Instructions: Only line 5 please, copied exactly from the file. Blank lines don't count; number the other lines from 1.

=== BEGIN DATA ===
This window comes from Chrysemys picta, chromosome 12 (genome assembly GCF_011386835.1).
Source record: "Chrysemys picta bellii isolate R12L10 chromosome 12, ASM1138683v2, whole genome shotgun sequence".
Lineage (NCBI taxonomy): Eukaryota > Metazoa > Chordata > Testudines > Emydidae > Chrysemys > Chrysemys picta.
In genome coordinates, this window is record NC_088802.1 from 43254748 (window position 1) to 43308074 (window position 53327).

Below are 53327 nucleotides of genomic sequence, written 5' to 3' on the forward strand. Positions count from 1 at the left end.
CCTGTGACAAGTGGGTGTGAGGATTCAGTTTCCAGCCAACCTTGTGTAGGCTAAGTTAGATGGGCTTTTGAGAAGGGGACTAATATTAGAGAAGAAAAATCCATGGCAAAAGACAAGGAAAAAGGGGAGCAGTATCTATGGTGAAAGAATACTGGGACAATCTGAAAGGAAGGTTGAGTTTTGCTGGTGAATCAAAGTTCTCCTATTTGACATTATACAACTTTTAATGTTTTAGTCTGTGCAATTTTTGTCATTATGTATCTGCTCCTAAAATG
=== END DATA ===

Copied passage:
Below are 53327 nucleotides of genomic sequence, written 5' to 3' on the forward strand. Positions count from 1 at the left end.